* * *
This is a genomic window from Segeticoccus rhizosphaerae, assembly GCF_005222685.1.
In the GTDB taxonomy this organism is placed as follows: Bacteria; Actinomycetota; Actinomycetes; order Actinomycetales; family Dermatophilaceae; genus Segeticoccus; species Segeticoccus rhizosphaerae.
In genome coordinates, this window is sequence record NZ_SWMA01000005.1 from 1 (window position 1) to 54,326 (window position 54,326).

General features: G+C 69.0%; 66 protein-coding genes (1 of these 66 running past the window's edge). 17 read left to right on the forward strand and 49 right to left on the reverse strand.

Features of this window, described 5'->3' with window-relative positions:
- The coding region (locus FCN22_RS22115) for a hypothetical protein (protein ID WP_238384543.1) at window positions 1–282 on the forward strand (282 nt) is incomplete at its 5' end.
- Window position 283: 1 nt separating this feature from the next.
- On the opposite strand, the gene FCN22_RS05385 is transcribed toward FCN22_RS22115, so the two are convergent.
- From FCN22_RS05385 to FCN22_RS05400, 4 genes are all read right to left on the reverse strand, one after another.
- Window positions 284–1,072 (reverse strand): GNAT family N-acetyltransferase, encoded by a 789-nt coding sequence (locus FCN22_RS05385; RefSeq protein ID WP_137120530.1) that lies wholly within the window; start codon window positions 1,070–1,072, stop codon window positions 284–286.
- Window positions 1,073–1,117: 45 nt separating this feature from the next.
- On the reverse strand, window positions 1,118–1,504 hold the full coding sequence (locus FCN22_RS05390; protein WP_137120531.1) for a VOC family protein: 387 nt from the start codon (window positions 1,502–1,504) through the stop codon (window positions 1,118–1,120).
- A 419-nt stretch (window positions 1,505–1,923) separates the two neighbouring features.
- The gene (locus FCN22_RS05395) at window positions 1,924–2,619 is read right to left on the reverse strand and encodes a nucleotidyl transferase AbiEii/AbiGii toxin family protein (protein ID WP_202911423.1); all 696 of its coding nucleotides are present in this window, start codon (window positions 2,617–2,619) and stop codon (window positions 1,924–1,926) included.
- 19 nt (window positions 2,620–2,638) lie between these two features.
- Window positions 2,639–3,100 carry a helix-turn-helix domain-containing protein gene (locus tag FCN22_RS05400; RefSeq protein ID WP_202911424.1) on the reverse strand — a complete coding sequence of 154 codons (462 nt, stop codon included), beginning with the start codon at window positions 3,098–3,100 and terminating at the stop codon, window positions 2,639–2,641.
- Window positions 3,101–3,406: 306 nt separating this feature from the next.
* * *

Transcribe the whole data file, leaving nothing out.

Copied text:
This is a genomic window from Segeticoccus rhizosphaerae, assembly GCF_005222685.1.
In the GTDB taxonomy this organism is placed as follows: Bacteria; Actinomycetota; Actinomycetes; order Actinomycetales; family Dermatophilaceae; genus Segeticoccus; species Segeticoccus rhizosphaerae.
In genome coordinates, this window is sequence record NZ_SWMA01000005.1 from 1 (window position 1) to 54,326 (window position 54,326).

General features: G+C 69.0%; 66 protein-coding genes (1 of these 66 running past the window's edge). 17 read left to right on the forward strand and 49 right to left on the reverse strand.

Features of this window, described 5'->3' with window-relative positions:
- The coding region (locus FCN22_RS22115) for a hypothetical protein (protein ID WP_238384543.1) at window positions 1–282 on the forward strand (282 nt) is incomplete at its 5' end.
- Window position 283: 1 nt separating this feature from the next.
- On the opposite strand, the gene FCN22_RS05385 is transcribed toward FCN22_RS22115, so the two are convergent.
- From FCN22_RS05385 to FCN22_RS05400, 4 genes are all read right to left on the reverse strand, one after another.
- Window positions 284–1,072 (reverse strand): GNAT family N-acetyltransferase, encoded by a 789-nt coding sequence (locus FCN22_RS05385; RefSeq protein ID WP_137120530.1) that lies wholly within the window; start codon window positions 1,070–1,072, stop codon window positions 284–286.
- Window positions 1,073–1,117: 45 nt separating this feature from the next.
- On the reverse strand, window positions 1,118–1,504 hold the full coding sequence (locus FCN22_RS05390; protein WP_137120531.1) for a VOC family protein: 387 nt from the start codon (window positions 1,502–1,504) through the stop codon (window positions 1,118–1,120).
- A 419-nt stretch (window positions 1,505–1,923) separates the two neighbouring features.
- The gene (locus FCN22_RS05395) at window positions 1,924–2,619 is read right to left on the reverse strand and encodes a nucleotidyl transferase AbiEii/AbiGii toxin family protein (protein ID WP_202911423.1); all 696 of its coding nucleotides are present in this window, start codon (window positions 2,617–2,619) and stop codon (window positions 1,924–1,926) included.
- 19 nt (window positions 2,620–2,638) lie between these two features.
- Window positions 2,639–3,100 carry a helix-turn-helix domain-containing protein gene (locus tag FCN22_RS05400; RefSeq protein ID WP_202911424.1) on the reverse strand — a complete coding sequence of 154 codons (462 nt, stop codon included), beginning with the start codon at window positions 3,098–3,100 and terminating at the stop codon, window positions 2,639–2,641.
- Window positions 3,101–3,406: 306 nt separating this feature from the next.